Bradshaw's script is flawed in that it's not enough about any one thing to really grasp at a central narrative or question. If it's a play about the inequality of underrepresented groups (African Americans and women) it never really connects the dots in the way that say, Disgraced does. If it's a play about American desire for more and more, why isn't the main character greedier? 


The scenes are too copious and too short to get down to anything significant. In fact, there's never really any rational conflict between characters, or at least none that lead to anything consequential. More often it's a story about a man who has trouble with his neighbor and the occasional drinking binge. The unfortunate part is that the dialog is actually really strong and incredibly well-acted, but in the end, it doesn't really add up to much. 


Perhaps even more distracting are the numerous instances of gratuitous stage sex and full frontal nudity that cross the line of good taste. It seems to be an overused, if not unnecessary, gimmick on which this play too heavily relies. Maybe if the material was edgy enough to justify the graphic content, it would seem more vital. Mostly it just comes off as a desperate attempt to shock audiences. 


Through December 13th at American Theater Company. 1909 W Byron Street. 





Wednesday, 18 November 2015 21:03

Review: Never the Sinner at Victory Gardens

Apparently thrill-killing isn't a new sign of the gradual breakdown of society. John Logan's historical thriller "Never the Sinner" explores the trial of wealthy, local killers Leopold and Loeb in what was once hailed as the crime of the century. Director Gary Griffin brings this story to life in an exciting new production at Victory Gardens Theater. 


Logan's wordy script has the potential to be really dull, even with the gory details. That's not the case with this quick-moving production. Set against a minimal set draped in peacock damask, Griffin's staging makes the telling active. Each twist and turn in the tabloid drama is accented by slick reporters. The cheeky headlines pose the question whether there's profit in crime? And if so, who benefits from a court room sideshow? Certainly not the victim. It also serves to underscore that in America, we're all just rubber-neckers happy that a crime didn't happen to us.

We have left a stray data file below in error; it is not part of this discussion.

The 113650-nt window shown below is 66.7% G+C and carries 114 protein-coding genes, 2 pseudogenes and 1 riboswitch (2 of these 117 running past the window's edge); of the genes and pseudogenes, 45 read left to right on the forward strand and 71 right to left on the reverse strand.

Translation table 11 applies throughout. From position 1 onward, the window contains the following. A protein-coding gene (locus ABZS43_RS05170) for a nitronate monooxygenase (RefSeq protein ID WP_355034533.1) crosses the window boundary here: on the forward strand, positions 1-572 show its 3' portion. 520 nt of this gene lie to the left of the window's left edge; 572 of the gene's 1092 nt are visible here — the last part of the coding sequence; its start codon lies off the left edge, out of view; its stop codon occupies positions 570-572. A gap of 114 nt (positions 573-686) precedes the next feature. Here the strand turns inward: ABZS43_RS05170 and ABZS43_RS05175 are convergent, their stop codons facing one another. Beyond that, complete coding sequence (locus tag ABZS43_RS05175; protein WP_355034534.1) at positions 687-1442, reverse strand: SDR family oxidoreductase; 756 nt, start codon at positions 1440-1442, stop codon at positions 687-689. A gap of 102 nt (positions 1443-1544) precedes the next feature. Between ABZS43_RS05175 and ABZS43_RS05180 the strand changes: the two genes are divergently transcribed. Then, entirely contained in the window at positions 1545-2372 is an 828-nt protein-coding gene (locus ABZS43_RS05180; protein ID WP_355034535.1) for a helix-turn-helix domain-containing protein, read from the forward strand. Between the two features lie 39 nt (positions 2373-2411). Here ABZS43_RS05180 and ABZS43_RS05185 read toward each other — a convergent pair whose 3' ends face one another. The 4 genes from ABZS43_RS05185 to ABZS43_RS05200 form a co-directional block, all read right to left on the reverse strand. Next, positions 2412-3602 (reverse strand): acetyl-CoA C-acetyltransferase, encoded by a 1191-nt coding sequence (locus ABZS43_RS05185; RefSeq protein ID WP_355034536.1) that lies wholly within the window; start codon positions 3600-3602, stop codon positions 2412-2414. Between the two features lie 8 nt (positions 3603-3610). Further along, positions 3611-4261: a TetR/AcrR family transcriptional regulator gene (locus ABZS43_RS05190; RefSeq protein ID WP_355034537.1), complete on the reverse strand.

A play like "Never the Sinner" is really only as strong as its Leopold and Loeb and luckily they’ve got two great actors. Japhet Balaban plays the part of introverted Nathan Leopold and he's unnervingly creepy. His attention to diction is a wise character choice. While Loeb technically carried out the crimes, Balaban's Leopold has the Norman Bates-type aloofness that most serial killers tend to possess. Jordan Brodess' Loeb balances the rage and panache which likely serves Logan's point that some people will sink to deplorable depths for fame in America. 


The true surprise of this story is their country lawyer Darrow played Keith Kupferer. Kupferer is known for his "every man" roles, and this show will prove a high point for him. Of course the knee-jerk reaction to brutal murder committed by two remorseless college boys makes us demand the ultimate penalty: death. Logan uses this real-life instance to debate the ethics of the death penalty. In high profile cases up to this point in history, rarely was the philosophy of capital punishment ever questioned. Even in our times it’s a hard question without an easy answer. Ultimately Logan uses this shlockey murder trial to ask the audience, is killing in the name of justice, just?